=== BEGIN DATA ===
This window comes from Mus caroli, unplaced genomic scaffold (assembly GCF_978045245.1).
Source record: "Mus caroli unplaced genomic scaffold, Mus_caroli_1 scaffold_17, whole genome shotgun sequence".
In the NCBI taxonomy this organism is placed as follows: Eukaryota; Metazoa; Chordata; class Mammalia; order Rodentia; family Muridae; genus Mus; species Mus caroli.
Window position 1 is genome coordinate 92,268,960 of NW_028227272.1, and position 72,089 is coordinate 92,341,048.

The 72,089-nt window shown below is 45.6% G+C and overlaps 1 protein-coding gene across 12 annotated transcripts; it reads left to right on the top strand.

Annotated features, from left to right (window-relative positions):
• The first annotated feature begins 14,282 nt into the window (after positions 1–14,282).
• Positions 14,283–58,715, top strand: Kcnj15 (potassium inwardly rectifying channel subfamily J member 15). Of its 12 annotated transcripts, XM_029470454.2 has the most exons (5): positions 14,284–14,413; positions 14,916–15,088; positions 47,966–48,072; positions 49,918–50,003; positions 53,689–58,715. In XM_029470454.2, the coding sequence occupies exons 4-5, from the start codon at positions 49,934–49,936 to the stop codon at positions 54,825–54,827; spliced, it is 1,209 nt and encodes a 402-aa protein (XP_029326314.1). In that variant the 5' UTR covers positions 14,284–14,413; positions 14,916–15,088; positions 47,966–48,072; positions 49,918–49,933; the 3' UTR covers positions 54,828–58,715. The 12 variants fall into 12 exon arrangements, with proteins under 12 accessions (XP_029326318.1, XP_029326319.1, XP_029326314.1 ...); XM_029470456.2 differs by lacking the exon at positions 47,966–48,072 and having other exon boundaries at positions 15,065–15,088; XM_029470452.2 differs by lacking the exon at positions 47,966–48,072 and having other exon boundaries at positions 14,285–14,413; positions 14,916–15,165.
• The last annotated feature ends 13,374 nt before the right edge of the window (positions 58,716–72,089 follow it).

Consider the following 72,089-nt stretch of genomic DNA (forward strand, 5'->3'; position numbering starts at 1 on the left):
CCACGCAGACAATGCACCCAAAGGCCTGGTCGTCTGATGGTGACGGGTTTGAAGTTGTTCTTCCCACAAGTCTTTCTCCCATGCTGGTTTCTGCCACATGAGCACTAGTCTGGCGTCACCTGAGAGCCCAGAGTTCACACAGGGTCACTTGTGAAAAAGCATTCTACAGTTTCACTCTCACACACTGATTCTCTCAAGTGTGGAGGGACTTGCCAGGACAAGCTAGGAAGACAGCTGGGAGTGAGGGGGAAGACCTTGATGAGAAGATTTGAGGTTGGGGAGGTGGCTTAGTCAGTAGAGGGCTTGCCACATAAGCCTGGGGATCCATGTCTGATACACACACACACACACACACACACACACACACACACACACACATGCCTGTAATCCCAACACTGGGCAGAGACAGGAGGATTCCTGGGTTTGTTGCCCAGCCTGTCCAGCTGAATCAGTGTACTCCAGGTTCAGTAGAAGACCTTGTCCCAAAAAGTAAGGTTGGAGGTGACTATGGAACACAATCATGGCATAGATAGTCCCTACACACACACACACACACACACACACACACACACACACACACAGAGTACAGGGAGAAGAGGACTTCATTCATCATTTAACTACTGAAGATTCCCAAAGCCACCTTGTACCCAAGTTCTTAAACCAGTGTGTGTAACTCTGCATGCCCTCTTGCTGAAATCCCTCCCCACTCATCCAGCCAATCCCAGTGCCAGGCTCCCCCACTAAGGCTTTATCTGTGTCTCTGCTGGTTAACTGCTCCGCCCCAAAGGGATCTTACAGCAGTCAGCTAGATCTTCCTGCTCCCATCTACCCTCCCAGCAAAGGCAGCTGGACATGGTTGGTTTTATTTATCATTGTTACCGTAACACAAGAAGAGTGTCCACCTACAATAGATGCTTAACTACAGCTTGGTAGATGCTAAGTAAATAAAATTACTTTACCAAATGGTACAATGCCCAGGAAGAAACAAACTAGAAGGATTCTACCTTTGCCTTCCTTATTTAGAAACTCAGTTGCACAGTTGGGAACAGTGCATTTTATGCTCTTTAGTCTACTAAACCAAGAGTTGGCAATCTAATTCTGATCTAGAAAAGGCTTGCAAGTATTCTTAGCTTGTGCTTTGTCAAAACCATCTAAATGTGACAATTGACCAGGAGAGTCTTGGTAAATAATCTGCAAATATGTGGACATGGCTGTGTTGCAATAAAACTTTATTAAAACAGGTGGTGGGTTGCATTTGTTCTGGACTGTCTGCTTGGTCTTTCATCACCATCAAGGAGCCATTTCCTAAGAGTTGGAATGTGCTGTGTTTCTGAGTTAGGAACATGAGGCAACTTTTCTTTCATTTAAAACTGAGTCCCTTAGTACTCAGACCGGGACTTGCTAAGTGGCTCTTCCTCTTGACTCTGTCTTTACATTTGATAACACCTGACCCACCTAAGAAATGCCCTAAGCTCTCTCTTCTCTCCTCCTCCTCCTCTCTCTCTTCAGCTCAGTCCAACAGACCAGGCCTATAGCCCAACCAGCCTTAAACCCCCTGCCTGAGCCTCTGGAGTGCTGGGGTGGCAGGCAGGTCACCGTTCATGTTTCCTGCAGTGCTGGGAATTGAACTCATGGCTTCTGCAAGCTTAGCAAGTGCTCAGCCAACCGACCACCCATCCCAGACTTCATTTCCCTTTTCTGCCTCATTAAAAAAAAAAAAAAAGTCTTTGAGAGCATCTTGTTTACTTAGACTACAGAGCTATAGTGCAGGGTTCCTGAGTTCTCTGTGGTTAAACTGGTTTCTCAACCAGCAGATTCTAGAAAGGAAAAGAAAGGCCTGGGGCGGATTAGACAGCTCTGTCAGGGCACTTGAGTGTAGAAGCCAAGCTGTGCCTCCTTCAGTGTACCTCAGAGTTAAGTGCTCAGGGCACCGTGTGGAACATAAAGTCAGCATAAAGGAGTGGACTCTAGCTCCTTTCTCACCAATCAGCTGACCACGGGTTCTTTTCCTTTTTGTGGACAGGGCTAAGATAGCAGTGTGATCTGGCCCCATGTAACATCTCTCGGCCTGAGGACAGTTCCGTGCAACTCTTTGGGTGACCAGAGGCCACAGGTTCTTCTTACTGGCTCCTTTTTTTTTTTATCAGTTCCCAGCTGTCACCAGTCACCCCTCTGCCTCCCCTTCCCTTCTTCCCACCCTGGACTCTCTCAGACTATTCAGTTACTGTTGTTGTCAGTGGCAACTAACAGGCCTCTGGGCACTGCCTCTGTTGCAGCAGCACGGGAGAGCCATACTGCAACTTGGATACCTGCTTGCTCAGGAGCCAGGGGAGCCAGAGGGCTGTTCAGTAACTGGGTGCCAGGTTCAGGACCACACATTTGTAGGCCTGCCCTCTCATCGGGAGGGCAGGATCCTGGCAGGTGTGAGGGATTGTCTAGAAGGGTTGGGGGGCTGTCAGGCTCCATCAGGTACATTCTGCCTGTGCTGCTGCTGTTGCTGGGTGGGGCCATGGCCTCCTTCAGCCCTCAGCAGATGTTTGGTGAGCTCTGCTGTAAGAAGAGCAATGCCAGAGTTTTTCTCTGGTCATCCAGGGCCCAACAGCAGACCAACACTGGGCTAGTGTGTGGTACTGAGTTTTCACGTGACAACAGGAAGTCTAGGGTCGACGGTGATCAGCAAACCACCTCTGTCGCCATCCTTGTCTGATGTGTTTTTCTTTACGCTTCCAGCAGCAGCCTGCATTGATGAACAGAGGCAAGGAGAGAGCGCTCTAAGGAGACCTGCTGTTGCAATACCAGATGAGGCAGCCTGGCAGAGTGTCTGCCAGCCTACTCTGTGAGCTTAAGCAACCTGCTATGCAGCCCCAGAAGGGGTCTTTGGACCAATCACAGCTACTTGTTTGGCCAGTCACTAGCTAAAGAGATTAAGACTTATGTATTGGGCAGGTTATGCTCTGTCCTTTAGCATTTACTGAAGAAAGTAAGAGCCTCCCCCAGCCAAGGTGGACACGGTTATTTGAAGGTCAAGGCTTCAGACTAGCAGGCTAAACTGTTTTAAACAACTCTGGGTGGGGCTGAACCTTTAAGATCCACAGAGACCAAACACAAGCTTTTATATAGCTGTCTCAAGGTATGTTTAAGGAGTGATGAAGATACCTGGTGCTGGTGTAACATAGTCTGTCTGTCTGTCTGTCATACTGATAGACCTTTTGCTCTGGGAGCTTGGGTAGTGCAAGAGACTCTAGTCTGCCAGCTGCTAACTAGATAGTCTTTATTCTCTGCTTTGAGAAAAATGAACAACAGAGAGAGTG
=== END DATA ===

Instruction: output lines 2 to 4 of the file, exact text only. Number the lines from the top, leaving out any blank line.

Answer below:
Source record: "Mus caroli unplaced genomic scaffold, Mus_caroli_1 scaffold_17, whole genome shotgun sequence".
In the NCBI taxonomy this organism is placed as follows: Eukaryota; Metazoa; Chordata; class Mammalia; order Rodentia; family Muridae; genus Mus; species Mus caroli.
Window position 1 is genome coordinate 92,268,960 of NW_028227272.1, and position 72,089 is coordinate 92,341,048.